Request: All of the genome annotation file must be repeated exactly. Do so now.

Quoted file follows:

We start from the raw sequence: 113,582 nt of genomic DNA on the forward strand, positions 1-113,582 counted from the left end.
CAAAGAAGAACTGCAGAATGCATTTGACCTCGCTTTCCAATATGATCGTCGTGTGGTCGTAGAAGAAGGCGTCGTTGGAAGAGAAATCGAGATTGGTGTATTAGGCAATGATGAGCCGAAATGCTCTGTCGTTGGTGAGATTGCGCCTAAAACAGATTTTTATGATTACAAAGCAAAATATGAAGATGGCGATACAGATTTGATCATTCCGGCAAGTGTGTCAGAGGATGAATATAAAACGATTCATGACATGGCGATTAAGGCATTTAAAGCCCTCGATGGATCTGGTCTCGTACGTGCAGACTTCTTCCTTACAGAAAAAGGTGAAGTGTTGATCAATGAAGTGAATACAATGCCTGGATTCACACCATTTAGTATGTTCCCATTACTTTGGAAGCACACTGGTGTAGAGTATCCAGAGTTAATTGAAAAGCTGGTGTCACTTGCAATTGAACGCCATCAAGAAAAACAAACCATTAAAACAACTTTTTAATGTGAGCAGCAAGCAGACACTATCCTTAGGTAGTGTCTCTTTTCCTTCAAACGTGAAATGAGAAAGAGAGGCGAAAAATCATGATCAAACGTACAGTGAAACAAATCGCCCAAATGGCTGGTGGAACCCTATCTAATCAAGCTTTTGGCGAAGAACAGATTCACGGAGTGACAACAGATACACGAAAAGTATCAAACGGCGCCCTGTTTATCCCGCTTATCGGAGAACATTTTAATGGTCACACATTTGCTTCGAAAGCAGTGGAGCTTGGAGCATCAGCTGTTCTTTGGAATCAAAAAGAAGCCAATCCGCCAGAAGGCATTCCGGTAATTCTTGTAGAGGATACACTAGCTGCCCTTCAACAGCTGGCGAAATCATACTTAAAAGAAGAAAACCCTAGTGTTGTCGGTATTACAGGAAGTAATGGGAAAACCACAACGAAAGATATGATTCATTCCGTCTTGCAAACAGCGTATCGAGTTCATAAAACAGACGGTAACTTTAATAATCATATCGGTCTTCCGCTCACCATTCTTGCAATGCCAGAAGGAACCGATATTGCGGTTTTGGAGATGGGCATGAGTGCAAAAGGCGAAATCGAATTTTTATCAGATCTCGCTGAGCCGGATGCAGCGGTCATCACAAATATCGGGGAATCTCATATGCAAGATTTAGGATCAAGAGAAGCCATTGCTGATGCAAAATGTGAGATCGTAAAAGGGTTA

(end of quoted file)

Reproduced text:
We start from the raw sequence: 113,582 nt of genomic DNA on the forward strand, positions 1-113,582 counted from the left end.
CAAAGAAGAACTGCAGAATGCATTTGACCTCGCTTTCCAATATGATCGTCGTGTGGTCGTAGAAGAAGGCGTCGTTGGAAGAGAAATCGAGATTGGTGTATTAGGCAATGATGAGCCGAAATGCTCTGTCGTTGGTGAGATTGCGCCTAAAACAGATTTTTATGATTACAAAGCAAAATATGAAGATGGCGATACAGATTTGATCATTCCGGCAAGTGTGTCAGAGGATGAATATAAAACGATTCATGACATGGCGATTAAGGCATTTAAAGCCCTCGATGGATCTGGTCTCGTACGTGCAGACTTCTTCCTTACAGAAAAAGGTGAAGTGTTGATCAATGAAGTGAATACAATGCCTGGATTCACACCATTTAGTATGTTCCCATTACTTTGGAAGCACACTGGTGTAGAGTATCCAGAGTTAATTGAAAAGCTGGTGTCACTTGCAATTGAACGCCATCAAGAAAAACAAACCATTAAAACAACTTTTTAATGTGAGCAGCAAGCAGACACTATCCTTAGGTAGTGTCTCTTTTCCTTCAAACGTGAAATGAGAAAGAGAGGCGAAAAATCATGATCAAACGTACAGTGAAACAAATCGCCCAAATGGCTGGTGGAACCCTATCTAATCAAGCTTTTGGCGAAGAACAGATTCACGGAGTGACAACAGATACACGAAAAGTATCAAACGGCGCCCTGTTTATCCCGCTTATCGGAGAACATTTTAATGGTCACACATTTGCTTCGAAAGCAGTGGAGCTTGGAGCATCAGCTGTTCTTTGGAATCAAAAAGAAGCCAATCCGCCAGAAGGCATTCCGGTAATTCTTGTAGAGGATACACTAGCTGCCCTTCAACAGCTGGCGAAATCATACTTAAAAGAAGAAAACCCTAGTGTTGTCGGTATTACAGGAAGTAATGGGAAAACCACAACGAAAGATATGATTCATTCCGTCTTGCAAACAGCGTATCGAGTTCATAAAACAGACGGTAACTTTAATAATCATATCGGTCTTCCGCTCACCATTCTTGCAATGCCAGAAGGAACCGATATTGCGGTTTTGGAGATGGGCATGAGTGCAAAAGGCGAAATCGAATTTTTATCAGATCTCGCTGAGCCGGATGCAGCGGTCATCACAAATATCGGGGAATCTCATATGCAAGATTTAGGATCAAGAGAAGCCATTGCTGATGCAAAATGTGAGATCGTAAAAGGGTTA